Tag Archives: wirearchy

Cultural Patterns in Org Design: Can specific elements mark our Path to Success?

Loved the ideas circulating during and after our September 19 #orgdna chat on the “Price of Growth” (transcript here).

We talked about the downside organizational impact of scale, namely, the loss of close relationships and nimbleness enjoyed when a company is new and small. Some of this, we concluded, is just driven by access. More people. More connections to make. Less time to get everyone in the loop.

But we also concluded a culture shift can also be tied to the changing nature of relationships and a shift of focus. I especially loved this comment by Mark Britz on this:

In our 10/17 #orgdna, let’s discuss several patterns of culture that will impact success as we seek to design and enhance how our organizations work.  It’s a focus core to organization effectiveness, key topics for OD and HR practitioners across industry groups.

We’ll include Mark’s input on a “social” archetype (Q1) and a few others surfaced historically by Charles Handy (Q2-Q5) and more recently by Jon Husband (Q6). Here’s our outline:

  • Q1. Discuss Social archetype. Seen where collaboration embraced. Values relationships. Other characteristics?
  • Q2. Discuss Command archetype. Seen in military & the CEO’s office. Values loyalty.
  • Q3. Discuss Silo-expertise archetype. Seen in Fortune 500 & Academia. Values consistency.
  • Q4. Discuss Network archetype. Seen in customer service and ER’s. Values learning.
  • Q5. Discuss Practitioner archetype. Seen in SMB. Values independence and flexbility.
  • Q6. Discuss Wirearchy-connecting archetype. Evolving. Where is this likely to work? Similar to Q1? Q4?

Our virtual think tank has been at this since 2012.  Four years and going strong.

Hope you will join us, 9:00pm ET for the chat, 8:30pm for the pre-game. Just add #orgdna to all your tweets at the appointed hour. We recommend a streaming Twitter app like Tweetdeck, so you can see the full conversation in real time.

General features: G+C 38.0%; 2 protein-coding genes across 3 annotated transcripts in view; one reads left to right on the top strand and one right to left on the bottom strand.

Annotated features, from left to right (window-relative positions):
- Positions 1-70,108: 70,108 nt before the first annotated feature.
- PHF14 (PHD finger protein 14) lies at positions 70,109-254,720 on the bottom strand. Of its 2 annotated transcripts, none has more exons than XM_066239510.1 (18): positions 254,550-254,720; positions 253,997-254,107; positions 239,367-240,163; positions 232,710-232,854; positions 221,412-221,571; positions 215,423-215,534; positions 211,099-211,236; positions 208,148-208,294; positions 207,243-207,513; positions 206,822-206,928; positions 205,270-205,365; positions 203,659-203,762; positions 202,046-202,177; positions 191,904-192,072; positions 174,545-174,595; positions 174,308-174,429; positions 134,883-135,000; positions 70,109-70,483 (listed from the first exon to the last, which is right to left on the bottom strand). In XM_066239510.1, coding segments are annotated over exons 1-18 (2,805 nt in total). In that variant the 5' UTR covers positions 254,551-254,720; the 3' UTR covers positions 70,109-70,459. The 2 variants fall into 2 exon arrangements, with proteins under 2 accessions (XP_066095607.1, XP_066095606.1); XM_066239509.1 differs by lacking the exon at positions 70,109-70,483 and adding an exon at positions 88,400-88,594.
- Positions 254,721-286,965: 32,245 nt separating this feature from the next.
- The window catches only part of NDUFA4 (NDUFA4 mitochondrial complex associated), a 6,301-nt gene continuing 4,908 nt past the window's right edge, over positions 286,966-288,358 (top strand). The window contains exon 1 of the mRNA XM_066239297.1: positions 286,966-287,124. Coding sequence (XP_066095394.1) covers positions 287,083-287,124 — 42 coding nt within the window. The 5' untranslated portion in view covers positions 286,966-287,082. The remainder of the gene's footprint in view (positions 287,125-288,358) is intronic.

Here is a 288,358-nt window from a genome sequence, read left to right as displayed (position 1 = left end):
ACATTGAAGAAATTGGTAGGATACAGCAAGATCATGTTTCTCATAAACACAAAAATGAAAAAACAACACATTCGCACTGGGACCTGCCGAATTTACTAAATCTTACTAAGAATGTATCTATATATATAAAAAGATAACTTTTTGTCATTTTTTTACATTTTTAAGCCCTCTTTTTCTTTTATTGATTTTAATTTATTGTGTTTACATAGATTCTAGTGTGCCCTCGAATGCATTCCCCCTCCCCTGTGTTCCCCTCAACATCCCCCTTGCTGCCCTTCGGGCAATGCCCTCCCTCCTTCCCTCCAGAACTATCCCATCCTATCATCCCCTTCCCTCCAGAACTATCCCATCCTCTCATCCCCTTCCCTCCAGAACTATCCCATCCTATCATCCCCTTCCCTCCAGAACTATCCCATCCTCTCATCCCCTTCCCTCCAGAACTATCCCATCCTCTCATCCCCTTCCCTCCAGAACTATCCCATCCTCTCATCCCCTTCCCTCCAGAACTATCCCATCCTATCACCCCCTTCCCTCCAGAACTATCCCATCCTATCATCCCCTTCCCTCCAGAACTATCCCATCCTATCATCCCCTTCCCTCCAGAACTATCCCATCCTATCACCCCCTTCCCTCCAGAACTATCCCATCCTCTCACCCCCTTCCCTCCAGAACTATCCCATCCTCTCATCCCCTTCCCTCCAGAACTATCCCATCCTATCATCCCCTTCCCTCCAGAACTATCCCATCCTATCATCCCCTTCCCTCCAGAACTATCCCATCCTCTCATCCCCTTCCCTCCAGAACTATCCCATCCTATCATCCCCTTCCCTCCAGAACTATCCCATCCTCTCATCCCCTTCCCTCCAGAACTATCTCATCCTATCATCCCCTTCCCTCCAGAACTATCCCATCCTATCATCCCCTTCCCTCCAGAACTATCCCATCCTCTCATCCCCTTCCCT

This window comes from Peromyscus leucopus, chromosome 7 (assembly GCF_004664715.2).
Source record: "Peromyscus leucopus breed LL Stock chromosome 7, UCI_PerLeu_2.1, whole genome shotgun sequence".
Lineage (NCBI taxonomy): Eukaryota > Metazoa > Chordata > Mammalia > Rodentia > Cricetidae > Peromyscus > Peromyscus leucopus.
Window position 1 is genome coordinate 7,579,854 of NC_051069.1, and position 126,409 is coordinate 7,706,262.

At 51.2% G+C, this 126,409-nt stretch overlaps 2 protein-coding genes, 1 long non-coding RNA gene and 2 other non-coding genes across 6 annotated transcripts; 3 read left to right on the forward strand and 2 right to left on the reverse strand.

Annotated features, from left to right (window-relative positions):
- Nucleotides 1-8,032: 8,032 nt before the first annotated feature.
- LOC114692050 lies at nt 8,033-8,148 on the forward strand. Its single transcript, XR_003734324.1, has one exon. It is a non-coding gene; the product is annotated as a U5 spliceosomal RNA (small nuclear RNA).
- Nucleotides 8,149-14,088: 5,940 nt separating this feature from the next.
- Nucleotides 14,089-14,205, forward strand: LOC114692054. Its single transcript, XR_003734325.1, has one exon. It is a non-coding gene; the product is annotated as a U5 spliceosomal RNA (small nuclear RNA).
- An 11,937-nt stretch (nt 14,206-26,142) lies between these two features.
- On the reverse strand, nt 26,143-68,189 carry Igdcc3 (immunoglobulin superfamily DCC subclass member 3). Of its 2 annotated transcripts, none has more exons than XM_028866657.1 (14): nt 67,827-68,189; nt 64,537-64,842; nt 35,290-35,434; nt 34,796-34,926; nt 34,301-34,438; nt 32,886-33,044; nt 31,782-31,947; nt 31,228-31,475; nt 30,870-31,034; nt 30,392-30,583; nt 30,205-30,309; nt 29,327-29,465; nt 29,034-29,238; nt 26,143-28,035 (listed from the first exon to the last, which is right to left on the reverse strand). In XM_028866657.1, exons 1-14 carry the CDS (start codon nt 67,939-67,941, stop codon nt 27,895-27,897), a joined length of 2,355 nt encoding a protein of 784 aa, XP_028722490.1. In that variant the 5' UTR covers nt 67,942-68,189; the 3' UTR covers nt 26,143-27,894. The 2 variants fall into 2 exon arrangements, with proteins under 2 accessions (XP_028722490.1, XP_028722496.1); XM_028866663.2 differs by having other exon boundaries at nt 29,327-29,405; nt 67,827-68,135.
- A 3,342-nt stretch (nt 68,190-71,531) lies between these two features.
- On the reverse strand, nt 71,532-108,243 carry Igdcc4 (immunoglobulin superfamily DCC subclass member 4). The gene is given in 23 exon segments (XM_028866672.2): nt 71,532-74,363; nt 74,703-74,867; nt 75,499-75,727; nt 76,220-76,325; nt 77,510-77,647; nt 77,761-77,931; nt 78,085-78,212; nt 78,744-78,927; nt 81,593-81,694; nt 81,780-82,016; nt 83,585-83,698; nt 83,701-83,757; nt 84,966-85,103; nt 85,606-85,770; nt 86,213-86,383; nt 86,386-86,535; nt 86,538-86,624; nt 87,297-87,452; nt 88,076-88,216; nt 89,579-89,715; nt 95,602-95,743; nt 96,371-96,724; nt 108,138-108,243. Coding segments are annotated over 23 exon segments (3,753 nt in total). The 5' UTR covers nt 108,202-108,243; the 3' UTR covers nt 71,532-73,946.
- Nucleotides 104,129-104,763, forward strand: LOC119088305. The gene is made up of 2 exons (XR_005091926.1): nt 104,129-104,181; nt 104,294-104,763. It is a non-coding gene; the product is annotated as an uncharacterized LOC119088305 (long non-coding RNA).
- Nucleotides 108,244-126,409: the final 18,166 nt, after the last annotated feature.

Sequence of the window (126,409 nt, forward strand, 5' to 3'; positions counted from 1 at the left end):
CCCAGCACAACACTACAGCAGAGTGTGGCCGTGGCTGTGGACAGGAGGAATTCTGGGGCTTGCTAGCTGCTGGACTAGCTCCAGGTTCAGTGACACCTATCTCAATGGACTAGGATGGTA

Looking forward.

Chris (aka @sourcepov)


Wirearchy by Design: Principles of the 21stC Networked Org

The #orgdna community is hosting a monthly Twitter Chat on topics in OD, using a quarterly topic “series ” format to build on core ideas in-depth.  For 1Q16 we looked at challenges of Transformation. 2Q16 took us into System Thinking to help us understand models like the age-old silo. Now, for 3Q16, we move to a deep dive on Structure and Flow in organization design.

JULY 2016.  Most organization designers have hierarchy deeply burned-in to their mental models, so much so that anything else simply seems foreign and non-viable.  Progressive thinkers challenge those older models, helping structured thinking give way to org paradigms that are more akin to notions of flow, adaptation, and movable borders. The concept of networked structures comes into view. And things start to get interesting.

Jon Husband is a well-known leader in the global conversation of networked organizations. His concept of wirearchy dates back to the late 1990’s, when the internet was young. It provides a powerful challenge to our thinking at the outset. Can people or leaders organize themselves to do useful work if they abandon structure in favor of simple connections? Or can the structures co-exist?

Let’s find out.  Our chat for MON 7/18 9 p.m. ET sets out to explore Wirearchy, and it’s implications. We have invited Jon Husband himself to join us, and we look forward to the exchange. Here’s our high-level discussion outline, with questions actually surfaced in bold:

  • Q1. Wirearchy defined. Does a network design in itself foster collaboration? Why?
  • Q2. Can structured vs. network approaches co-exist?
  • Q3. What factors influence success/adoption of Wirearchy or principles like it?
  • Q4. Do complex problems or relationships fare well w/ Wirearchy? Does complexity play a role in this?
  • Q5. What are entry points for Wirearchy to take hold? How can understanding spread?

We hope you will join us. We’ll gather in the #orgdna “lobby” (virtual, of course) a few minutes ahead for some brief introductions, and as always, we’ll see where the conversation takes us. Send your messages via Twitter including the hashtag #orgdna; we recommend a streaming tool like Tweet Deck, to see consecutive comments as they flow in.

Looking forward to this. Stay tuned for more on structure and flow for 3Q16. We’ll see you online !!

Chris (aka @sourcepov)